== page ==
A plaque remaining from the Big Apple Night Club at West 135th Street and Seventh Avenue in Harlem.

Above, a 1934 plaque from the Big Apple Night Club at West 135th Street and Seventh Avenue in Harlem. Discarded as trash in 2006.

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Entry from June 26, 2008
“Texas occupies all of the North American continent except Canada, Mexico and the rest of the U.S.”

Texas author Boyce House (1896-1961) is best known for his short, best-selling Texas humor books published during World War II, providing a chuckle to Texans and non-Texans everywhere. House also wrote newspaper columns and had a radio show.

House opened his first humor collection, I Give You Texas!: 500 Jokes of the Lone Star State (1943), with a well-remembered joke about the large size of Texas:

“Texas occupies all of the North American Continent except the small part set aside for Canada, Mexico and the rest of the United States.”


Handbook of Texas Online
HOUSE, BOYCE B. (1896-1961). Boyce House, author, humorist, and radio personality, son of Noah E. and Margaret (O’Brien) House, was born on November 29, 1896, in Piggott, Arkansas.
(...)
His weekly column eventually appeared in 130 newspapers, and his weekly radio show brought him celebrity status in Texas and an established national reputation.

House was twice a losing candidate for lieutenant governor of Texas in the Democratic primary, and he was strong in his support of the Democratic party and the political system.
(...)
During the last years of his life he worked for the Texas Credit Association; many of his personal appearances were as a representative of that group. House was a member of the Texas Folklore Society, the Poetry Society of Texas, the Texas Institute of Letters, and the Texas Editorial Association.

1 May 1921, Fort Worth (TX) Star-Telegram, “Texas Woman’s Oratory Sways Church Council,” part 3, pg. 12:
As delegate to the Methodist Missionary Council in Richmond, Va., Mrs. Nat G. Rollins of San Antonio distinguished herself as a Texas silver tongued orator. The winning of the 1922 council meeting for San Antonio is attributed to Mrs. Rollins’ “invitation speech” which was in essence an apostrophe to Texas including the following:

“Texas occupies all of North American except a small part for United States and Canada.”

1 May 1921, San Antonio (TX) Light, pg. 11A, cols. 3-4:
CONVENTION WON
BY ADDRESS OF
LOCAL DELEGATE

Clever Speech of Mrs. J. P.
Curry Makes Impression
at Richmond.


TELLS ABOUT TEXAS

Women’s Missionary Council
Will Meet Here Next
Year as Result.

A speech filled with clever epigrams and forcefully expressed facts about Texas and San Antonio, delivered by a San Antonio woman, Mrs. J. P. Curry, won for this city the next annual convention of the Women’s Missionary Council of the Southern Methodist Church, to be held in April, 1922.

Mrs. Curry, with other Texas women, presented Texas attractions so well that the conference held at Richmond, Va., last week, at once voted to hold its next meeting in San Antonio and the delegates were demonstrative in their appreciation of the speakers. Richmond newspapers printed lengthy excepts of Mrs. Curry’s address, which, in part, follows:

“Texas occupies all the continent of North America, except the small part set aside for the United States and Canada. Texas owns all the north of the Rio Grande, the only dusty river in the world; also the only one, with the possible exception of the Trinity, which is navigable for mud cats and pedestrians.”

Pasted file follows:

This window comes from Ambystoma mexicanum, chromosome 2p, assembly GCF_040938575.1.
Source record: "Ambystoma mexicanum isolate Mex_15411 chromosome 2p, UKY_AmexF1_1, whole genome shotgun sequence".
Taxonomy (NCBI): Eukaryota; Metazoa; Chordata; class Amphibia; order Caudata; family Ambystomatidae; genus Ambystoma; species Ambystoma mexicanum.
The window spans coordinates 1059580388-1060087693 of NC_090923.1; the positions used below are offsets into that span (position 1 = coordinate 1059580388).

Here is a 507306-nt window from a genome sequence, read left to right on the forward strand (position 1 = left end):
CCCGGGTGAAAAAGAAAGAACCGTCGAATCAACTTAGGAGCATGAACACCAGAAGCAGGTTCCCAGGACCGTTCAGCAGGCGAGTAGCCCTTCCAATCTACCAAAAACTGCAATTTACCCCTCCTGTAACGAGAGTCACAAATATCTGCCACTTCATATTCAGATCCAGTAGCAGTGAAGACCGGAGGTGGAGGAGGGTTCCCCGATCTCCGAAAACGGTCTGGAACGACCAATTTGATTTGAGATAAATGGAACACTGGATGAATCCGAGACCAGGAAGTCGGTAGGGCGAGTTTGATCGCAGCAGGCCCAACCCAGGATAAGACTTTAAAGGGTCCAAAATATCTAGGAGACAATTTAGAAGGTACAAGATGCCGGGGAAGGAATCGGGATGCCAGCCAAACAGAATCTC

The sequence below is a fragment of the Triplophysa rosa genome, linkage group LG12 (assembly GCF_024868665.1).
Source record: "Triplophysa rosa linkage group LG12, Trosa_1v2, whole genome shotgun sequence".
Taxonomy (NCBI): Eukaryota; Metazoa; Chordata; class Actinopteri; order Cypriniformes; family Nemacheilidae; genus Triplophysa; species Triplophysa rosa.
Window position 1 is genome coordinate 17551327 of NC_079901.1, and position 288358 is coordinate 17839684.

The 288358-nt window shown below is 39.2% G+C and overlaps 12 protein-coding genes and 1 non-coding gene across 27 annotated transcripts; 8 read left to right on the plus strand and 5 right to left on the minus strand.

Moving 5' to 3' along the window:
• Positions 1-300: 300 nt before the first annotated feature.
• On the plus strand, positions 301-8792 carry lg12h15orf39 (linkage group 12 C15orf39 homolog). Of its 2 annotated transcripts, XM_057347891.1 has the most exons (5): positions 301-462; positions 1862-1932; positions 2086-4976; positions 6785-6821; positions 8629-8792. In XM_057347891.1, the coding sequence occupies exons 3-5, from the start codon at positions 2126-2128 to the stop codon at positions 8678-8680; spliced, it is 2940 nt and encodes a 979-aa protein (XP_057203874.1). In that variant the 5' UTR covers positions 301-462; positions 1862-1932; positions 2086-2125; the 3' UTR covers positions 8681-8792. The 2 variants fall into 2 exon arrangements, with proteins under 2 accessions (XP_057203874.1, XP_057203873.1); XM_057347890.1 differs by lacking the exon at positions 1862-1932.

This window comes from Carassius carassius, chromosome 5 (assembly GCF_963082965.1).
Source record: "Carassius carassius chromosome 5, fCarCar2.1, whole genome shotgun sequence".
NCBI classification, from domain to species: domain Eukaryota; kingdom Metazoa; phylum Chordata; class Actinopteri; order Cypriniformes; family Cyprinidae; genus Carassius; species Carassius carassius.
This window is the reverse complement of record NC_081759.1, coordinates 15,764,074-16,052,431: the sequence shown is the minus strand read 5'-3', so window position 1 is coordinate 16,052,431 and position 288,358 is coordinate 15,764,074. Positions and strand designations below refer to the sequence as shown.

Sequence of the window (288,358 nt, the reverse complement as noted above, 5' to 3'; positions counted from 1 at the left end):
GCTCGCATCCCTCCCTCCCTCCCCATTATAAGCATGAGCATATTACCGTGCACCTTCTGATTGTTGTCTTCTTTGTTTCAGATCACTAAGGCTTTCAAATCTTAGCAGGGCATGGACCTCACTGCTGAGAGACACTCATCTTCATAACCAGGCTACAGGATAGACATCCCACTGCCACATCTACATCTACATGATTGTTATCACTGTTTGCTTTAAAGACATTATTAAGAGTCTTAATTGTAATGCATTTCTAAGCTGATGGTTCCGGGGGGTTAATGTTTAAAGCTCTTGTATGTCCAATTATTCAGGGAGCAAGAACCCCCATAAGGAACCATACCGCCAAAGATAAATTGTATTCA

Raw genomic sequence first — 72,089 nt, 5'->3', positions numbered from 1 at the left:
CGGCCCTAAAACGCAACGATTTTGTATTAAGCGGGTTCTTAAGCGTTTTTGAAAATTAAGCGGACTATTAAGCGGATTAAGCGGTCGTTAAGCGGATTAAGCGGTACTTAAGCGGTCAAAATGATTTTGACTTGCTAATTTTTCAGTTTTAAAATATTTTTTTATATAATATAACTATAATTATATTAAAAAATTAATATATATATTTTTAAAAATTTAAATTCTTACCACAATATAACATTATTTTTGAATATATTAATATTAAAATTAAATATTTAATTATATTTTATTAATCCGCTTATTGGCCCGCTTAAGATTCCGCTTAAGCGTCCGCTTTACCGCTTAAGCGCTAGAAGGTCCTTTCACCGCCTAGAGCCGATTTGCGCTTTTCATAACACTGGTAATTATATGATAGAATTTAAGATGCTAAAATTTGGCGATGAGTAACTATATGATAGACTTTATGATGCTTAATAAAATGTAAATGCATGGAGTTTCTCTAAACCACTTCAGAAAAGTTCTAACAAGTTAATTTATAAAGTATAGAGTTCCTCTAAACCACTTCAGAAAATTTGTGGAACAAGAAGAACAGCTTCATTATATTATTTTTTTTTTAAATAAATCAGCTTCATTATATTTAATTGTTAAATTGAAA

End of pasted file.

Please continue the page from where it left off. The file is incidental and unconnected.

19 January 1922, Moberly (MO) Weekly Monitor, “Suppose All The Texas Steers Were One Steer” (Roy K. Moulton in New York Mail), pg. 6, cols. 1-2:
Texas Tells The World.
Texas has prepared a brief which proves the state believes in advertising. The brief was written in Laredo, Texas, and is being circulated in a perfectly cold blooded manner by an official body. It runs along as follows:

“Texas occupies all the continent of North America except the small part set aside for the United States and Canada. Texas owns the north of the Rio Grande, the only dusty river in the world; also the only one, with the possible exception of the Trinity, which is navigable for mud cats and pedestrians.”

18 August 1939, Amarillo (TX) Globe, pg. 2, col. 3:
I believe it was a Mrs. Collins of Texas who once said: “Texas occupies all the Continent of North America except that small part set aside for the United State and Canada. Texas owns all North of the Rio Grande, the only dusty river in the world; also the only one, with the possible exception of the Trinity, which is navigable for mud-cats and pedestrians.”

Google Books
I Give You Texas!
500 Jokes of the Lone Star State

by Boyce House
San Antonio, TX: The Naylor Co.
1943
Pg. 1:
Texas occupies all of the North American Continent except the small part set aside for Mexico, Canada and the rest of the United States.

11 March 1943, Panola Watchman (Cathage, TX), “A Tribute to Texas” by Boyce House, pg. 6, col. 5:
Texas occupies all of the North American continent except for the small part set aside for Canada, Mexico and the rest of the United States.

22 July 1945, Port Arthur (TX) News,"Mighty Texas,” pg. 22, col. 5:
Boyce House, Texas author and humorist, who was here for a couple of talks recently, isn’t the originator of the following thumbnail sketch of the Lone Star state, but he streamlined it:

Texas occupies all of the North American continent except for the small part set aside for Canada, Mexico and the 47 less fortunate states.

1 July 1995, Daily Register (Oelwein, Iowa), “‘Texas Siftings’ gives readers humor, history” by Mike Cochran, pg. C2, col. 6:
“Texas occupies all of the North American continent except the small part set aside for Canada, Mexico and the 47 less fortunate states.”

Posted by Barry Popik
Texas (Lone Star State Dictionary) • (0) Comments • Thursday, June 26, 2008 • Permalink